Today, the European Parliament adopted an amendment to Article 22 of the Statute of the European System of Central Banks and of the European Central Bank, which confers to the ECB regulatory powers over clearing systems. In 2009, the G20 agreed to clear all standardised over-the-counter derivatives through a central counterparty. Brexit threatens to place significant volumes of euro-denominated transactions in London outside direct EU legislation although a significant disturbance affecting a major UK CCP could lead to a severe decrease in liquidity within the euro area affecting seriously monetary policy. Therefore, a clarification of ECB powers was uncontroversial. The controversy between Greens and the grand coalition rapporteurs and the Liberals was on the proper delimitation of powers conferred and on accountability rules. Christian-Democrats (EPP), Social-Democrats (S&D) and Liberals (ALDE) voted in favour, Greens and Italian Five Star Movement voted against.
With today’s decision, Parliament and Council are ready for a trilogue but have to wait for Council to find a common approach on this. Council indicated that its approach on Article 22 ECB-Statue will be taken together with one on European market infrastructure regulation (EMIR) 2.2 regarding supervision of central counterparties. This is expected for November.
MEP Sven Giegold, financial and economic policy spokesperson of the Greens/EFA group commented:
“Open ended powers do not fit with the independence of the ECB. A proper delimitation of powers between the co-legislators Parliament and Council on the one side and the independent ECB as regulator on the other remains important. To safeguard the balance between institutions, the powers conferred to the Eurosystem should be strictly limited to areas that are of direct relevance to the conduct of monetary policy. The new powers conferred to the ECB should be exercised in a manner which fully respects and is fully consistent with the Union legislative acts. In our view a closed list of powers instead of an open list as proposed by the co-rapporteurs should be conferred upon the ECB.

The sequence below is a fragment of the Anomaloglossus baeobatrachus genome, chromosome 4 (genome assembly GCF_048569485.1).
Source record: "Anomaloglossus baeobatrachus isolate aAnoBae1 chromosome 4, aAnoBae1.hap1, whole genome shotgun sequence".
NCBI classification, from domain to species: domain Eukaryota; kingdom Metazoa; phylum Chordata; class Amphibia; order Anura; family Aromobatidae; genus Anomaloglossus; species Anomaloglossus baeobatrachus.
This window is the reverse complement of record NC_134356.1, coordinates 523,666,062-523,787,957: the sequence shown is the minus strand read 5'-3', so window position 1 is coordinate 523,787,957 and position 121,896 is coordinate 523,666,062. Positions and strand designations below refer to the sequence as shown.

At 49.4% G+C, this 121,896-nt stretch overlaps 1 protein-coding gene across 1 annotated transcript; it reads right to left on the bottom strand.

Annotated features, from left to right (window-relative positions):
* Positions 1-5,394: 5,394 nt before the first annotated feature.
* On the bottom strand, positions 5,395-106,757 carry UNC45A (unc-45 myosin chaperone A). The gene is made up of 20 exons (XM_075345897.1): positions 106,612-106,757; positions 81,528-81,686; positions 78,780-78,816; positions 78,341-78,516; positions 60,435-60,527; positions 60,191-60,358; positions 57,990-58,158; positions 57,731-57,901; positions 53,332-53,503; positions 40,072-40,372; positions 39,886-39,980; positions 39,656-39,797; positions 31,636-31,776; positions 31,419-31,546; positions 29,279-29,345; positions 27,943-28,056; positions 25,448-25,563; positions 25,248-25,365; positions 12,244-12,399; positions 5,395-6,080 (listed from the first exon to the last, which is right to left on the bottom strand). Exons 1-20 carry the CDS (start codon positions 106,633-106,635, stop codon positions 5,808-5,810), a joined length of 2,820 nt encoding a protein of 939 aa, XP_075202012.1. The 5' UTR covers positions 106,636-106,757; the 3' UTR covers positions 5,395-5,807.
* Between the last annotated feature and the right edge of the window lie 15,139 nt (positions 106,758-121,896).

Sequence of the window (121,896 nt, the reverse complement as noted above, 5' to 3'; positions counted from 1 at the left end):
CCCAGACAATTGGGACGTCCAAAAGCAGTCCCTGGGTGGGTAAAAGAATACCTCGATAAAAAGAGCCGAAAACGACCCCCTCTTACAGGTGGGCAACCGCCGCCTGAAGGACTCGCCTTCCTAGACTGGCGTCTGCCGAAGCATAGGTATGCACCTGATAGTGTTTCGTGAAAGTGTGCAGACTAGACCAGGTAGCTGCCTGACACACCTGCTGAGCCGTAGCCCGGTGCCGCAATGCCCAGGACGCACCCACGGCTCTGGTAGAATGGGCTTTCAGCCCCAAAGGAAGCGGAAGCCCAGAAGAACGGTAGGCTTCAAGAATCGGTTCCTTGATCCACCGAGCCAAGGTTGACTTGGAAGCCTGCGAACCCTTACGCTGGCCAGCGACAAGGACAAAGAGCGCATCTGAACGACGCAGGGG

With big power comes big responsibility. We deplore that rapporteurs rejected the Green proposal to demand from the ECB to adopt rules on public and stakeholder consultation. Nevertheless, the central bankers are free to commit themselves to follow the European best practice. This should include for the widest possible participation, also via internet, and publication of results.”
Greens/EFA had submitted an amendment on stakeholder consultations proposing an additional recital:
The ECB should adopt rules on public and stakeholder consultation and feedback by in analogy to those provided for in paragraph 19 of the inter-institutional agreement on better law making when exercising regulatory powers committing the ECB, before adopting a proposal, to conduct public consultations in an open and transparent way, and ensuring that the modalities and time-limits of those public consultations allow for the widest possible participation to encourage the direct involvement of a broad range of stakeholders in such consultations, including public internet-based consultations, to communicate the results of such public and stakeholder consultations without delay to the Commission, the Parliament and the Council and to publish them.
For the closed list of powers conferred to the ECB, Greens/EFA had proposed to add in the respective recital this text:
Those tasks should relate to areas that are of relevance to the conduct of monetary policy and be limited to requirements allowing to monitor the activities of the clearing system, such as reporting requirements or requirements relevant for assessing the risks and the resilience of the system to adverse market conditions. They can also include specific requirements which fully respects and are fully consistent with EU legislative acts necessary to address situations in which a clearing system for financial instruments poses an imminent risk of substantial harm to Union financial institutions, critical Union markets, or the broader financial system of the Union limited to liquidity, settlement, collateral, interoperability and margin requirements imposed on the basis of provisional measures related to systemic liquidity risks, with a view in particular to facilitate the transmission of monetary policy and the smooth functioning of payment systems.